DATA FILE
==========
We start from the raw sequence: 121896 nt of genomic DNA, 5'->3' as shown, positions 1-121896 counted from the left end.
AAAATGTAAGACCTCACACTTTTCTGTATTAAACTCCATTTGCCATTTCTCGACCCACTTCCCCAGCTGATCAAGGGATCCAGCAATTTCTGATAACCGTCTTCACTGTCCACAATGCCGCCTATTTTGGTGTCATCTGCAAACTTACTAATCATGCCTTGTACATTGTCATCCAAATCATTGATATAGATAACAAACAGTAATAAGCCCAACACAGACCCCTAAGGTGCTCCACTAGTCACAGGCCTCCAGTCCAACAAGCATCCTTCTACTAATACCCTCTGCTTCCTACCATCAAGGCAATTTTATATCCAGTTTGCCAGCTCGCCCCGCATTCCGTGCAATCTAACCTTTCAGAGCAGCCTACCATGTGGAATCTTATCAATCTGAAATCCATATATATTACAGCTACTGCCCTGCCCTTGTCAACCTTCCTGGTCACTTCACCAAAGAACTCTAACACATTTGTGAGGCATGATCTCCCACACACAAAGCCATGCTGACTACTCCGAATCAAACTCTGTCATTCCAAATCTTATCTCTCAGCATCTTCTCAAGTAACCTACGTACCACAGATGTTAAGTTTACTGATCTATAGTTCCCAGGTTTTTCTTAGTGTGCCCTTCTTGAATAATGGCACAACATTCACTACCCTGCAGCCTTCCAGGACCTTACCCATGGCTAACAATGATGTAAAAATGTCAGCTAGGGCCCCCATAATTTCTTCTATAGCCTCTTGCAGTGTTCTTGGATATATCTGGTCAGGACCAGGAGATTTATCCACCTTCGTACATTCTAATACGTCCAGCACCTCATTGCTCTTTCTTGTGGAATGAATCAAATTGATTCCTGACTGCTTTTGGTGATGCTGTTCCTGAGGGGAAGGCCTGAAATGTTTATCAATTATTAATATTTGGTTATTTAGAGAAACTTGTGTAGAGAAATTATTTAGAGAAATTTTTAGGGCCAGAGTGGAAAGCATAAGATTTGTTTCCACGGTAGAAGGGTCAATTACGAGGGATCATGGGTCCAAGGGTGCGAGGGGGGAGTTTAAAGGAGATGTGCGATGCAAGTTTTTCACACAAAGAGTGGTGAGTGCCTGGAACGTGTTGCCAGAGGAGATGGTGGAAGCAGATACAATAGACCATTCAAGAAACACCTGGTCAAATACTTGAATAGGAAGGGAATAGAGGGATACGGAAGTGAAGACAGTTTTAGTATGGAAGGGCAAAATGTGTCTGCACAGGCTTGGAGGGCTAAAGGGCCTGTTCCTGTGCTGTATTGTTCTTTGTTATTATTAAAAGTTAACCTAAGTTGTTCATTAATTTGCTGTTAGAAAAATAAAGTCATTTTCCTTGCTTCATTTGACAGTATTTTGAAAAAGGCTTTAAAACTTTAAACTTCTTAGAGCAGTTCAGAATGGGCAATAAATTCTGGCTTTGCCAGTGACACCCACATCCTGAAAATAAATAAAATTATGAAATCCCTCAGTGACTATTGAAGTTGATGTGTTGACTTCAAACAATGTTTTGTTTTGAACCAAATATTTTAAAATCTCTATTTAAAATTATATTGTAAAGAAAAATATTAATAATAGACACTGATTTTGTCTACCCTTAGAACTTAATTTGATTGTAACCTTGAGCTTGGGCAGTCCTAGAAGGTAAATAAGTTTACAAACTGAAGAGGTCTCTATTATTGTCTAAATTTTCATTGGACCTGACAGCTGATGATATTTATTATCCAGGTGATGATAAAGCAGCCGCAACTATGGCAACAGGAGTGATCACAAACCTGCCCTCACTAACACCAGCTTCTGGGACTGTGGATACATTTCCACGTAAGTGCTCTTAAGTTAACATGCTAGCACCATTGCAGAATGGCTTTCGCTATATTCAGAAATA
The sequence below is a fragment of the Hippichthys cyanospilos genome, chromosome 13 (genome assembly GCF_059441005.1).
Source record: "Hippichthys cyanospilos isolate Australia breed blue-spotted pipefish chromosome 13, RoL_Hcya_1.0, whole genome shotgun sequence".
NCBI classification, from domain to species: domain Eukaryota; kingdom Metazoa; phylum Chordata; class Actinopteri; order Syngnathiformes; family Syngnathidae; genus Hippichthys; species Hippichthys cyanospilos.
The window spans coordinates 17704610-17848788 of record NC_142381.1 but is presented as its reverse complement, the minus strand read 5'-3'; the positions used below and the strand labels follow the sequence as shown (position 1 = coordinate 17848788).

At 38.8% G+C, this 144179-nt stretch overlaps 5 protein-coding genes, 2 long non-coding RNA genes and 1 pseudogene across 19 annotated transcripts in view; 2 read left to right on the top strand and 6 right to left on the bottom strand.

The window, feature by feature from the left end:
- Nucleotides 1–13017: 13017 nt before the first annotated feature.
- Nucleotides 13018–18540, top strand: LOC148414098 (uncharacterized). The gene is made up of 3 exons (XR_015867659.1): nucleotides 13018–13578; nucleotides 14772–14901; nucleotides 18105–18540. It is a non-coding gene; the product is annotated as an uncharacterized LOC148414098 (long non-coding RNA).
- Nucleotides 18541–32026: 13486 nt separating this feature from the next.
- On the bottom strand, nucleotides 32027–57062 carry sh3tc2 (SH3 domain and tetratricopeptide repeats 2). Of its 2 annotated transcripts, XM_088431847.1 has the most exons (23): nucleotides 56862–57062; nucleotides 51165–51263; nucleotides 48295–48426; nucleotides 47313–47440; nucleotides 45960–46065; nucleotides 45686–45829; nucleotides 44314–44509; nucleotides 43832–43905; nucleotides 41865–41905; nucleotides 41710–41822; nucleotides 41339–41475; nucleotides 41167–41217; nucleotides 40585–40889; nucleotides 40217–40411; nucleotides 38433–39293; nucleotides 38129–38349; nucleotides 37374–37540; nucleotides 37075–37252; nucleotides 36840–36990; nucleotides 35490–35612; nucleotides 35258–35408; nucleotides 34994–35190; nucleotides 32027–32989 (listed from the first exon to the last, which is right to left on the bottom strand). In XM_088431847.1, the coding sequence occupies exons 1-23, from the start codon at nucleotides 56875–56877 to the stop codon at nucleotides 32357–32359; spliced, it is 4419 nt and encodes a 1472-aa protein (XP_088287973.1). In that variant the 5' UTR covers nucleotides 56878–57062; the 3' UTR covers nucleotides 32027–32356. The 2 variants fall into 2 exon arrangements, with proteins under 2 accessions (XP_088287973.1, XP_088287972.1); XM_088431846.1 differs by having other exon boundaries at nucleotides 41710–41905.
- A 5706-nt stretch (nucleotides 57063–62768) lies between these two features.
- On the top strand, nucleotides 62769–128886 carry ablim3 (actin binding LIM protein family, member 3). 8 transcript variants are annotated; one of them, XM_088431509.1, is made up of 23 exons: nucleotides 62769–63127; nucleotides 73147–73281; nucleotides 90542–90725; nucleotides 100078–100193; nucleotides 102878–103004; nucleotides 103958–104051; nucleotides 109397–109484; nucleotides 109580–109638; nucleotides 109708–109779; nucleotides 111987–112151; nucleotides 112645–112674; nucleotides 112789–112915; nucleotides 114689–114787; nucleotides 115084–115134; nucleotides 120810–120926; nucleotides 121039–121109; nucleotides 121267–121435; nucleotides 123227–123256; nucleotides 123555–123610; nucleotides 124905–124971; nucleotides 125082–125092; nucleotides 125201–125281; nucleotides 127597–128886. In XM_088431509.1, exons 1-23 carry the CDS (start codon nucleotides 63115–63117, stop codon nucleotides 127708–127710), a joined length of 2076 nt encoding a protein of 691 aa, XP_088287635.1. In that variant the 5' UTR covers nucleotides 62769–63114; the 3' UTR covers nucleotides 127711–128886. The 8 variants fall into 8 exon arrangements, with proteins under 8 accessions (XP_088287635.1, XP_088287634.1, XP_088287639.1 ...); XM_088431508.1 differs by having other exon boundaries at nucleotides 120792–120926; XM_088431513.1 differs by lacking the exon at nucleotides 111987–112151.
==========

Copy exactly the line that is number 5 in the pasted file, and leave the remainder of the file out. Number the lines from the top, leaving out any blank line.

NCBI classification, from domain to species: domain Eukaryota; kingdom Metazoa; phylum Chordata; class Actinopteri; order Syngnathiformes; family Syngnathidae; genus Hippichthys; species Hippichthys cyanospilos.